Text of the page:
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Three tips for safe and productive business travel

Business travelers rely on their mobile phones and laptop platforms for safer and more productive trips. Whether you are navigating an unfamiliar city or fine-tuning your presentation you rely on your tech. Try these tips to preserve your battery life, keep your data safe and stay organized while on-the-go.

  1. Conserve Your Battery Life

While traveling you depend on your laptop and mobile device even more than usual. In addition to your normal activities, you may need to use your phone’s maps and navigational tools more often as well as use your laptop to catch up on work. If you are flying, you may also want to watch downloaded videos or listen to an audiobook.

Battery life isn’t a problem if you choose a laptop platform that exemplifies efficiency and battery life. For example, Qualcomm’s Snapdragon mobile computing platforms provide efficient battery use by sharing the workload among the central processing unit (CPU), a digital signal processor (DSP) and graphics processing unit (GPU). In addition, the fast data transfer speed means spending less time exchanging data on Wi-Fi networks and as a result, further conserves battery life.

Here are a few other tips to extend battery life for your phone, tablet or laptop:

  • If you do not need the internet, consider putting your device in Wi-Fi mode so it doesn’t waste resources searching for a connection. Also, if you don’t need to join a cellular network, consider setting it to Wi-Fi only.
  • Be aware of the programs and apps that use the most battery power. Consider limiting them if possible.
  • Keep chargers handy for those moments when you notice a power outlet or charging station at a coffee shop or on the plane.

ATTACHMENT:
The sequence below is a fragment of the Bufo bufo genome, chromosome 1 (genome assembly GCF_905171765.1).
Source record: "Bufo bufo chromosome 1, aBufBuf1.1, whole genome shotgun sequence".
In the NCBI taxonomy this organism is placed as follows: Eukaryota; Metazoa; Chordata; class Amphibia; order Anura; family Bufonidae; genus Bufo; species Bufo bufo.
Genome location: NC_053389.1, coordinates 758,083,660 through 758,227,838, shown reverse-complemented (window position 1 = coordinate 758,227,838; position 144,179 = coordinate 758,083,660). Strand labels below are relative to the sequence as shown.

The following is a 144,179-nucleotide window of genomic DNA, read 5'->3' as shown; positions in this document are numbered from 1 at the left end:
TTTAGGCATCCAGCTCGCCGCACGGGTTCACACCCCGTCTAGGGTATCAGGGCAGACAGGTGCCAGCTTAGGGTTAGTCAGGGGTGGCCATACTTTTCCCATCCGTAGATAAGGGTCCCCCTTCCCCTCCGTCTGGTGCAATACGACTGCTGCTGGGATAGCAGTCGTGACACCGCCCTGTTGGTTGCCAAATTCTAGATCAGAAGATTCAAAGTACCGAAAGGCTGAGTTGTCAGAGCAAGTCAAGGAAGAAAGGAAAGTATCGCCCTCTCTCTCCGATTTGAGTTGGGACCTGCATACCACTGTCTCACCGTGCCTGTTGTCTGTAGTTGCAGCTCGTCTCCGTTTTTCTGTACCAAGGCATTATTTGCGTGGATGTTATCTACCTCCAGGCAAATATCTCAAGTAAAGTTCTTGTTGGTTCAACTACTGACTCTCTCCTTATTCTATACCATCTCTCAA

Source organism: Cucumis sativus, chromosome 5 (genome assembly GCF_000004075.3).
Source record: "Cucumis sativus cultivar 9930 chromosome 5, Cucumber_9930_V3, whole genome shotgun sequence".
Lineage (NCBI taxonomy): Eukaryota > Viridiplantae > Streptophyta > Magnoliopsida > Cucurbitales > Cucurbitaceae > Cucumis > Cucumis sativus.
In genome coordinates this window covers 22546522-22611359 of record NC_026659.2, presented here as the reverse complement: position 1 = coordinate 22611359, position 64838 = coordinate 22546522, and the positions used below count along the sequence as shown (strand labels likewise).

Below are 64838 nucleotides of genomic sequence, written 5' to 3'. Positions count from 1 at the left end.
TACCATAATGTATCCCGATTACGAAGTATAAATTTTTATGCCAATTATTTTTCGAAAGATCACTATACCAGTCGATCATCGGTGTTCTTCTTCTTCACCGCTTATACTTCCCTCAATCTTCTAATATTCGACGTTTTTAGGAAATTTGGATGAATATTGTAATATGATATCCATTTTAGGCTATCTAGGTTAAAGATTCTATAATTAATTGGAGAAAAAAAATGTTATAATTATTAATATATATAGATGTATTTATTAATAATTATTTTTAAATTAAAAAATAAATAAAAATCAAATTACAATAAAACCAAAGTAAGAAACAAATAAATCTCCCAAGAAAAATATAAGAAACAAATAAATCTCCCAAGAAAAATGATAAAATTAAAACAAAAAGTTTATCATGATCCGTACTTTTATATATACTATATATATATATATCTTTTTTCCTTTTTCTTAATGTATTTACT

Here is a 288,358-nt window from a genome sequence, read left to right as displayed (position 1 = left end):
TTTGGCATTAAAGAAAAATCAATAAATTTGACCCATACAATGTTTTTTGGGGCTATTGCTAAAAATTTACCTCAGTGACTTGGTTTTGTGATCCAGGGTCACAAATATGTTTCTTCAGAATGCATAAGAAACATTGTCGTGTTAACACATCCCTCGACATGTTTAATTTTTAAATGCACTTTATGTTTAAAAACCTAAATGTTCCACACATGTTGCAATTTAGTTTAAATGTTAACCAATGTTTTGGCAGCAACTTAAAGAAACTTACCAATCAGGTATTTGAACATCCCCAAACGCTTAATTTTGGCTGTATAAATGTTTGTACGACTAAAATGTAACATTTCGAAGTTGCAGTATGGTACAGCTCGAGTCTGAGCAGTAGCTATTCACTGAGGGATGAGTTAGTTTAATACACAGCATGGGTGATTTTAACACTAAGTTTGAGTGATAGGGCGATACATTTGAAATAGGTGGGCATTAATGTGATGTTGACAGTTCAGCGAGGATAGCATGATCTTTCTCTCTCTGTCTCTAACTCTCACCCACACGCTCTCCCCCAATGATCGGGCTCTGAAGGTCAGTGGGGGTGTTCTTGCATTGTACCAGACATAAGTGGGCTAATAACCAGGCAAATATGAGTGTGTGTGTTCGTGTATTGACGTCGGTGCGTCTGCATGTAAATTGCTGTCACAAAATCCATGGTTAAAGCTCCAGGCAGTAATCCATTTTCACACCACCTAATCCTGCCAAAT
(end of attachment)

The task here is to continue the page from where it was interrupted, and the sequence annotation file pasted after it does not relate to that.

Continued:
• Keep a fully charged battery pack as a backup.
  • Limit location services to apps where you need them such as maps and navigational apps.
  1. Be Extra Mindful of Security

Your device and personal data face special security risks while traveling. Some phishers and hackers specifically seek to exploit public Wi-Fi networks at airports, coffee shops, and hotels. Consider the following tips:

  • Backup all files before you leave home. Place any files you need on your trip on the cloud using Dropbox, Box, Google Drive or your favorite file storage and sharing app.
  • Inform your bank and credit card companies of the dates and locations of your travel.
  • Install well-reputed malware scanning software on your laptop.
  • Consider installing a trusted virtual private network (VPN) to encrypt the information you send and receive through your laptop and phone.
  • Try to avoid accessing bank accounts and PayPal through public Wi-Fi.
  • Consider a password manager that uses two-factor authentication so you don’t need to type your passwords every time you log in. LastPass and its companion LastPass Authenticator are popular options. These apps help prevent key tracking malware from discovering your passwords.
  • Check your device and equipment warranties and insurance policies so you are aware of your options in case they are damaged, lost or stolen.
  1. Keep Your Travels Organized

Your phone can keep you organized, whether you travel by plane, train or car.

  • Use a note-taking app like Evernote to keep track of your itinerary, travel details and reservation numbers. Having the information in one place makes life a little easier on the road.
  • Update your maps and navigation apps to make use of the most current data and features.
  • Download your hotel, rental car company, and airline apps. Sometimes people overlook these apps, but they often offer features that make traveling easier and less stressful. For example, the airline app may alert you of any gate changes so you are not blindsided if the gate changes after you settle in at the airport.
  • Text or email a copy of your travel itinerary and notes to your family, assistant and anyone else at home that needs that information.

With a little planning, your tech makes your business travel safer, more efficient and more productive. By keeping you organized, you won’t need to worry about the details and instead may concentrate on crushing that meeting, presentation or site visit.

Chris has been blogging since the early days of the internet. He primarily focuses on topics related to tech, business, marketing, and pretty much anything else that revolves around tech. When he's not writing, you can find him noodling around on a guitar or cooking up a mean storm for friends and family.

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